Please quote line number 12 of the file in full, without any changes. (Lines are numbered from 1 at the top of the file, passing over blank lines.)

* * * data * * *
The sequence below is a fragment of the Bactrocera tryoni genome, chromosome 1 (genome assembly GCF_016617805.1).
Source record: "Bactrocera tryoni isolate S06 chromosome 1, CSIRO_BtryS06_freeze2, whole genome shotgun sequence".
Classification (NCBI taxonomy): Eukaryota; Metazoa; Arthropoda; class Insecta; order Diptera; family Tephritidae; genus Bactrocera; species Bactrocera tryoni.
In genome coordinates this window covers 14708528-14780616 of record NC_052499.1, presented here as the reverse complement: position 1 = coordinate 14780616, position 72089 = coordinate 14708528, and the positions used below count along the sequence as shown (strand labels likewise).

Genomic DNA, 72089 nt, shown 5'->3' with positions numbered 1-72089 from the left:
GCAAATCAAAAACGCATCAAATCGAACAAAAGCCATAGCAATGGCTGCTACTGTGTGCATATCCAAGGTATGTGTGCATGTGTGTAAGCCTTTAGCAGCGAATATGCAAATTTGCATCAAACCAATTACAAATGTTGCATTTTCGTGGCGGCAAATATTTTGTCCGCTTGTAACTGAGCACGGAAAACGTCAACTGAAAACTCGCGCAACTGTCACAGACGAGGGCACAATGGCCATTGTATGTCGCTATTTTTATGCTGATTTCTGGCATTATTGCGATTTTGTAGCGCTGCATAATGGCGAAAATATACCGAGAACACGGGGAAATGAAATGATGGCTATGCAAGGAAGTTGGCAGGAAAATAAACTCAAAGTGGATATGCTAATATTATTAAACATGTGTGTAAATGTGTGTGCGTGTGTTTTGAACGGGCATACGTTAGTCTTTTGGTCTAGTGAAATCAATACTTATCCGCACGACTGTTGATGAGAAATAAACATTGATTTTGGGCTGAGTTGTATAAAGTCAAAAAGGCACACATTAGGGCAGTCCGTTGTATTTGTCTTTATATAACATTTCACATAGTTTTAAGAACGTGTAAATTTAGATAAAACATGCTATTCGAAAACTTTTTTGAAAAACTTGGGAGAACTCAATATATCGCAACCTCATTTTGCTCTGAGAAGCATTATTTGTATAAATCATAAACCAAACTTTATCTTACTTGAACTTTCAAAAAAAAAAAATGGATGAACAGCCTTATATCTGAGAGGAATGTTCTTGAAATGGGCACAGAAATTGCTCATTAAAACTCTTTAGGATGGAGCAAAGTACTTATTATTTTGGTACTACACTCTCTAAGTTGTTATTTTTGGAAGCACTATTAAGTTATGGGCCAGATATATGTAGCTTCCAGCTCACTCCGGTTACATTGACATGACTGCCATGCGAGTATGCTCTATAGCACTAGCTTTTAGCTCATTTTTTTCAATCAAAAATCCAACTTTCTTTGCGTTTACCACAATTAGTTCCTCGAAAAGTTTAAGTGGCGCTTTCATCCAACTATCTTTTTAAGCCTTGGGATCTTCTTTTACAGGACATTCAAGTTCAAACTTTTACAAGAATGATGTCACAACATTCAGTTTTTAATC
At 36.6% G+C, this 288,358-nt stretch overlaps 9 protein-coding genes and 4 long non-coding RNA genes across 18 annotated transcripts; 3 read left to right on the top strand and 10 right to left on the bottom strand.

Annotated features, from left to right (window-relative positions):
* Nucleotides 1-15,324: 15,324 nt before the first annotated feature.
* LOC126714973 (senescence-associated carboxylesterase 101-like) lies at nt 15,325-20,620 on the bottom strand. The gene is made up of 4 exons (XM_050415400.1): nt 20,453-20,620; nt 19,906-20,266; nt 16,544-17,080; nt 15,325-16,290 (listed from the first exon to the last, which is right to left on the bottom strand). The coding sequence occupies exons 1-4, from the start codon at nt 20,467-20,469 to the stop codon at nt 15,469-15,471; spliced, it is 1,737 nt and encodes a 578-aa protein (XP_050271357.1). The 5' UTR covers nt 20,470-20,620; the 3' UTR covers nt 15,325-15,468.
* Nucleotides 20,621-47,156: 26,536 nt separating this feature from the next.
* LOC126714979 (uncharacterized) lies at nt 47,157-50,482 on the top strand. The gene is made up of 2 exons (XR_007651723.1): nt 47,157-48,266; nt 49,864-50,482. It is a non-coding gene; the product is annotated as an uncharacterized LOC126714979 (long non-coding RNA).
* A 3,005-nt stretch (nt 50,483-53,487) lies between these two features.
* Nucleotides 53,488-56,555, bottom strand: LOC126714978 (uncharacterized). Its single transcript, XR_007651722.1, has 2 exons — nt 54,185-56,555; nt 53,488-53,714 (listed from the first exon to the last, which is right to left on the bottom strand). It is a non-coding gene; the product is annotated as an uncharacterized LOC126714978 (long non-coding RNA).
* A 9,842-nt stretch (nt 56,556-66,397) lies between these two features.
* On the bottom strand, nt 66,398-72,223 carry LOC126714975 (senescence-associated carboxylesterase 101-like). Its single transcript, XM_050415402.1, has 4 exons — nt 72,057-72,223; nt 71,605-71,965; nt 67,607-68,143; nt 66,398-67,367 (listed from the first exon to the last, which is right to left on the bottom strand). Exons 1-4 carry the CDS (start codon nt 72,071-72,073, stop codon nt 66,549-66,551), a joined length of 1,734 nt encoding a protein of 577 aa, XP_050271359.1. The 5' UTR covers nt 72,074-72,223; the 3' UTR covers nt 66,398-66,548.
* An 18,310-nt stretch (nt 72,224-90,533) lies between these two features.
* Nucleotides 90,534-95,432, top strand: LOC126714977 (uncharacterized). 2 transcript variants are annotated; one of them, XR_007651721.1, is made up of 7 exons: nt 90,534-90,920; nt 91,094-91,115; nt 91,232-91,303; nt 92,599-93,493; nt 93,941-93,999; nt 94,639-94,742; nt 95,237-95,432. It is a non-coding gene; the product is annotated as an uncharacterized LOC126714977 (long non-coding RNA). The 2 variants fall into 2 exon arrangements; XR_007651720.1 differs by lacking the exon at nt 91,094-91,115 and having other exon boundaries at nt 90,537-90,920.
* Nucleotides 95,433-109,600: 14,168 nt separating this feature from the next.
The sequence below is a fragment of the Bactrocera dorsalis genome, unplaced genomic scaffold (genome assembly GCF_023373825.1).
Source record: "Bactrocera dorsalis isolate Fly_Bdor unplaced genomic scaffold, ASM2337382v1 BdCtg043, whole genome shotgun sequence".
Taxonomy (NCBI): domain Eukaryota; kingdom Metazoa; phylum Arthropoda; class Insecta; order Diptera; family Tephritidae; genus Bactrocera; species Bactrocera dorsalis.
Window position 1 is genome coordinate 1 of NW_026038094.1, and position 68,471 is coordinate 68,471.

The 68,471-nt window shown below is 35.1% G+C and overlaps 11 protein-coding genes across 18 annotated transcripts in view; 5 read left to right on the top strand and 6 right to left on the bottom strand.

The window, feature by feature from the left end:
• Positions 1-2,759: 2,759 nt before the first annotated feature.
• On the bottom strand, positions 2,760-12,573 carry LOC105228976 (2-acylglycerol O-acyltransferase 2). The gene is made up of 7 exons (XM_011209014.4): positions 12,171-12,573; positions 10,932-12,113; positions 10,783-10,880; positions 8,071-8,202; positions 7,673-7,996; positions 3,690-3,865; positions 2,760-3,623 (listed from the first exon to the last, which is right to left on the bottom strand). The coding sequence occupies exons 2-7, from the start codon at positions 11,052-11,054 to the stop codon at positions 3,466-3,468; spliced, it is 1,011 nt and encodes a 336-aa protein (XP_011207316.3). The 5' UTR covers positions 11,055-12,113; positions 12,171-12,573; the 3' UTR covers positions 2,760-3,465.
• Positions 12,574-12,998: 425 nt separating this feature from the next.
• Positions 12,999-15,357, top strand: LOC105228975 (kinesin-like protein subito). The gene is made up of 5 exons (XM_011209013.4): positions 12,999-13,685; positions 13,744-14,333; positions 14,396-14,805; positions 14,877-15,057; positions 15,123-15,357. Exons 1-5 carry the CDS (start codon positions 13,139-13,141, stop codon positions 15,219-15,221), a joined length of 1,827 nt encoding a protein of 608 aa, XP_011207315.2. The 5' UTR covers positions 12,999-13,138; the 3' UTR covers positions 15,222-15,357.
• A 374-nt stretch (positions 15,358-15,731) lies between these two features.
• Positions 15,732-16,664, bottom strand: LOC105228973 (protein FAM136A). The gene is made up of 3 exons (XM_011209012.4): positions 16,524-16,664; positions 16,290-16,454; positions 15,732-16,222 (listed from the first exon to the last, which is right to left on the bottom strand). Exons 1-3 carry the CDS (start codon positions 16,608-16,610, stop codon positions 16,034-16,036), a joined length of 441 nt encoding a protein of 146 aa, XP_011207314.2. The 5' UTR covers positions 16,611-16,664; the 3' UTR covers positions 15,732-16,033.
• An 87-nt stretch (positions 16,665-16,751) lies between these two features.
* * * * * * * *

* LOC126714979 (uncharacterized) lies at nt 47,157-50,482 on the top strand. The gene is made up of 2 exons (XR_007651723.1): nt 47,157-48,266; nt 49,864-50,482. It is a non-coding gene; the product is annotated as an uncharacterized LOC126714979 (long non-coding RNA).